One of the most vivid portraits of New York City street life in recent memory, Heaven Knows What shows what it means to live in society while being radically apart from it today. Mixing professional actors and real-life homeless drug addicts, the film follows Harley (Arielle Holmes) through her truly mad, doomed love affair with the reprehensible Ilya (Caleb Landry-Jones).
Holmes lived the life of a Manhattan heroin addict and wrote a book about it, which formed the basis of the story. Her workdays consisted of “spanging,” or asking for spare change from passersby, and the film’s sibling directors, Ben and Joshua Safdie, began the project as a documentary of her cohorts’ way of life. Wisely, they realized that they could tell more truth by dramatizing the story than by simply documenting it. The Safdies have found a truly alien world lurking right in plain sight, populated by colorful characters that bourgeois New Yorkers barely even notice as anything more than part of the scenery.
There are obvious comparisons to classic New York City heroin dramas like Panic in Needle Park, but there’s something even more affecting about showing these people living in the cracks and crevices of 2014 New York. In 1970s Manhattan, everything had a menacing griminess to it. Today, these desperate, hopeless drug addicts flit around the brightly lit corporate chain stores, such as Duane Reade, McDonald’s, and Dunkin’ Donuts, that dominate seemingly every other corner. Contemporary Manhattan life makes everyone look like some kind of corporate drone, bathing us all in its soulless fluorescent lights, and Harley and her ilk are jarring, stark beacons of otherness.
Heaven Knows What also stands head and shoulders above perhaps the standard-bearer of modern drug culture cinema, Darren Aronofsky’s Requiem for a Dream. That film uglied-up physically perfect actors Jennifer Connelly and Jared Leto and featured every film school editing trick in the book. Heaven Knows What, though, has the subdued restraint of a work of art confident in the truth it is telling.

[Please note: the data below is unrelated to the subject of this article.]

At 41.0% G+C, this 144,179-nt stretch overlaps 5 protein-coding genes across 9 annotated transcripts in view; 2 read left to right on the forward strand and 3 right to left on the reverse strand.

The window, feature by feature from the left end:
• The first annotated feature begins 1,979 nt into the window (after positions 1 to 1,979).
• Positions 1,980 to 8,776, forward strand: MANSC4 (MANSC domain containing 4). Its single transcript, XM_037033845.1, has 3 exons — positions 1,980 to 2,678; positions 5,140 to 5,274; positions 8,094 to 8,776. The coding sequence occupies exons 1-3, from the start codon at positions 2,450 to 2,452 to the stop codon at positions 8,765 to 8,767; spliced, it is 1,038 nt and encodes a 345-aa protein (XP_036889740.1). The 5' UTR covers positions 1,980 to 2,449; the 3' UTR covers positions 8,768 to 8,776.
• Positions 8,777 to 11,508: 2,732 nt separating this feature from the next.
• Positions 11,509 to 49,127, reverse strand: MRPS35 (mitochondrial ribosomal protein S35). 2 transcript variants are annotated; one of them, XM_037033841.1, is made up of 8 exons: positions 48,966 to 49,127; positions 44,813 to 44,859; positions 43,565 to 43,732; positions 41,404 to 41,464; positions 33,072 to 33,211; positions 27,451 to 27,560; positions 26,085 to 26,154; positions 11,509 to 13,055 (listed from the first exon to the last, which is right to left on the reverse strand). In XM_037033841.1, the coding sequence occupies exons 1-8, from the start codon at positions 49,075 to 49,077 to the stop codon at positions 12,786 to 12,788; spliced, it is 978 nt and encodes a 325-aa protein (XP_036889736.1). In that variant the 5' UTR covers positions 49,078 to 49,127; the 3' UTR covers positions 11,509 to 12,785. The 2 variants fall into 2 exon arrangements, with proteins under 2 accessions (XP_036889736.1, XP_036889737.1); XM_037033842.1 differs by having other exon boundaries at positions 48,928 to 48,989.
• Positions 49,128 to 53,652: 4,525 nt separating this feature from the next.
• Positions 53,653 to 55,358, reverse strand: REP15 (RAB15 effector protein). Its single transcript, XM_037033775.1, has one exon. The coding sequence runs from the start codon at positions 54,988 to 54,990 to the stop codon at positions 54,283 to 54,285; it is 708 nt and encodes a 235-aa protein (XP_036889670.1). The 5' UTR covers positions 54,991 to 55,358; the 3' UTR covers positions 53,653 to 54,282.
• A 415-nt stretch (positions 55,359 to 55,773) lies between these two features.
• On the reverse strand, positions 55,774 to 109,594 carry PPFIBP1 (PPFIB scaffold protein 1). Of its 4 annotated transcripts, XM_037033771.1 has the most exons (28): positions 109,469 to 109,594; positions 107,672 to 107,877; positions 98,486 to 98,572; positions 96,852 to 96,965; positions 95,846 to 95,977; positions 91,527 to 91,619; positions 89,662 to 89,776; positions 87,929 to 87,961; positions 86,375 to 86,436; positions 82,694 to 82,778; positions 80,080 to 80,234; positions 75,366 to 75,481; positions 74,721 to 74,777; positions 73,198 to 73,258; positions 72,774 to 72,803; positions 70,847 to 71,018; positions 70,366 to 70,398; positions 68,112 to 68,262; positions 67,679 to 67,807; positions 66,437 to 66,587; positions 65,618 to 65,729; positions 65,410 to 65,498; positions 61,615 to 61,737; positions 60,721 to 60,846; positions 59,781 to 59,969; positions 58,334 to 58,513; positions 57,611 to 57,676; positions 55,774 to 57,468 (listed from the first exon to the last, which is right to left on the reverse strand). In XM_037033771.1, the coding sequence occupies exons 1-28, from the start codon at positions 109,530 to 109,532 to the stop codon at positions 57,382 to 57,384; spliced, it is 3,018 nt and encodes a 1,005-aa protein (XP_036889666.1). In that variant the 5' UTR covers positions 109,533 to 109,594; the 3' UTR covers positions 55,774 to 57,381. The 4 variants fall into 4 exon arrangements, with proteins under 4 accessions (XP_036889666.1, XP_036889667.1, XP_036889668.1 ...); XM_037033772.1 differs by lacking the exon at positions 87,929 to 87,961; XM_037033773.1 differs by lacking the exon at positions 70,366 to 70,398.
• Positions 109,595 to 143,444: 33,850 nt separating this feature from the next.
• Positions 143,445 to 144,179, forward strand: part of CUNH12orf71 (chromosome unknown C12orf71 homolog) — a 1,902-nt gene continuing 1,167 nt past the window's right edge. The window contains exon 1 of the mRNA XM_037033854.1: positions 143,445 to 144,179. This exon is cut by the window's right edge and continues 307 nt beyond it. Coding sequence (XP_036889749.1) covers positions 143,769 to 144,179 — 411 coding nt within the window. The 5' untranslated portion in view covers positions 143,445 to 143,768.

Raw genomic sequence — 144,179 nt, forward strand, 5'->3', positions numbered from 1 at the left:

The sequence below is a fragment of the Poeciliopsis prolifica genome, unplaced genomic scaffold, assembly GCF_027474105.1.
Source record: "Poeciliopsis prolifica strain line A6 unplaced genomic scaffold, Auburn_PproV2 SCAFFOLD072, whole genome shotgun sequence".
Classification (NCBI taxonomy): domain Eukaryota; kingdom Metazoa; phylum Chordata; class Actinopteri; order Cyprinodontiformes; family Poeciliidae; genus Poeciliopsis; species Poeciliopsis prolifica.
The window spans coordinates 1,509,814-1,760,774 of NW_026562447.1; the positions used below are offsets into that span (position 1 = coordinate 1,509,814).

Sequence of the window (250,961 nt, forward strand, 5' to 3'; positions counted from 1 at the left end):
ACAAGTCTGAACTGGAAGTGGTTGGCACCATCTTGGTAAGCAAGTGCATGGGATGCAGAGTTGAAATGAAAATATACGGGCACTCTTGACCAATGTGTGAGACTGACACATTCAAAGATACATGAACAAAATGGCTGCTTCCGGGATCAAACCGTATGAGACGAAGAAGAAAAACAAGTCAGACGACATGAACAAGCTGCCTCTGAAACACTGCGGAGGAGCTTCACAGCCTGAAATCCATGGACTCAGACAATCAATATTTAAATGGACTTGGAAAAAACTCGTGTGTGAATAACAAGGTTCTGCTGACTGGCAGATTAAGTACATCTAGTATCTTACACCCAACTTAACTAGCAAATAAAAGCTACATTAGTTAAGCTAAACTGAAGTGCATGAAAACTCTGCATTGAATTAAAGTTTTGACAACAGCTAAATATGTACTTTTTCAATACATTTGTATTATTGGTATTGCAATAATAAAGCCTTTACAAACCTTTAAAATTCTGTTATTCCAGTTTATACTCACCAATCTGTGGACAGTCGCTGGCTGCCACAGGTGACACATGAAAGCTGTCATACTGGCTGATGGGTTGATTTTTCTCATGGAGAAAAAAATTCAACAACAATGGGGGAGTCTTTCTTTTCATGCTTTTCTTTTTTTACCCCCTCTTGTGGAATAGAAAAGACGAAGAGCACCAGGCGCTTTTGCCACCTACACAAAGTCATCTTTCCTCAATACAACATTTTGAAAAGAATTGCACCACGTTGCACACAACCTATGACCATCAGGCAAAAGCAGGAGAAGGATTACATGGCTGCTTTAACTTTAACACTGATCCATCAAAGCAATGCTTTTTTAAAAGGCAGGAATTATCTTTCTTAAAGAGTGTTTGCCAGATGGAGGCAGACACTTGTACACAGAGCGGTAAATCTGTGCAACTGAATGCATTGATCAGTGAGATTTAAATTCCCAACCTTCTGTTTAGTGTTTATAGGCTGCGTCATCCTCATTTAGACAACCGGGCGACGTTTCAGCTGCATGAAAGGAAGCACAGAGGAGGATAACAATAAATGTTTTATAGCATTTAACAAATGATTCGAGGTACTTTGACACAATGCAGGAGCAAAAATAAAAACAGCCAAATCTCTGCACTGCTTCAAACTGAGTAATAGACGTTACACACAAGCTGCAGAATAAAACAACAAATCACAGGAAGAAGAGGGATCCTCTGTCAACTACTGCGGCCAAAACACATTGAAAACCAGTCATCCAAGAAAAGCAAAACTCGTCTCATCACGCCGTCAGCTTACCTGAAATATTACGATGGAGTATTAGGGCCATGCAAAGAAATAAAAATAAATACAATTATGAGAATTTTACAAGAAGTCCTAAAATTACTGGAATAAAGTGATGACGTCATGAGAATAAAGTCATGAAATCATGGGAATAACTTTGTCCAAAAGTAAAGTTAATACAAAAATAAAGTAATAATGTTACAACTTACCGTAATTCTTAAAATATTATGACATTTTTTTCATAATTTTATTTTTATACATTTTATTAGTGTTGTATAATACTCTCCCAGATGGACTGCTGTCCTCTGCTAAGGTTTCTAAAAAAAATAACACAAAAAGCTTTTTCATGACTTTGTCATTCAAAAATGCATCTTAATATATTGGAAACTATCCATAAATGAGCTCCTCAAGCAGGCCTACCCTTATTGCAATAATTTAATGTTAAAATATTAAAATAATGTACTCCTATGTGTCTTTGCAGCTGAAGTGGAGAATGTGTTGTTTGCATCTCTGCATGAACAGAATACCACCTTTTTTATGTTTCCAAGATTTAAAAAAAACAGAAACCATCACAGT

Harley has an irrational but overpowering devotion to Ilya, who delights in imparting as much psychological and emotional damage on her as he can. Landry-Jones, a veteran of big-budget Hollywood films (X-Men: First Class), is uncomfortably good as Ilya, transforming completely into the rawest, most unpredictable and unnerving of any of the actual street people with whom he shares the screen.
Harley’s version of getting on the right track is pairing up with the comparatively responsible and reasonable Mike (Buddy Duress). Mike, a fellow heroin addict and homeless spanger, is not as darkly charismatic or dangerously exciting as Ilya, but he is supportive and kind. Buddy Duress, currently residing in Rikers Island for drug-related offenses, is a real-life NYC “street legend” with no prior acting experience, and there isn’t a false moment whenever he’s on screen. Duress was originally slated to appear briefly as a drug dealer, but the Safdies saw something compelling in him and ended up building much of the film’s middle section around his Mike. The entire film has that organic, immediate, improvised feel to it, seamlessly blending documentary reality and dramatized fiction.
Harley and her ilk share every aspect of their lives with their street family, delighting in telling tales of their adventures. People enter and exit their lives without any of the vetting, pretext, or ritual of adding “friends” in the plugged-in life. While the grimy, unhygienic realities of transient life are front and center, there is a kind of dirty freedom in how light their lives are and even a wild grandeur to the immediacy of how they live.
A particular strength of the film is its depiction of how solid the sense of community is among these transients. Despite the desperate, untenable nature of their lives, they are rarely ever completely alone or isolated, as is common in the increasingly digitized life of the average person. They are almost like Shakespearean characters, acting on every impulse, defending their honor, boldly expressing their love, set against the drab scenery of a cityscape peopled with careerists, office drones, and smartphone addicts.
The surprising thing about Heaven Knows What isn’t that these characters living on the absolute fringes of society are depicted with such humanity. It’s that watching them makes us realize how little space for real diversity there is in contemporary life.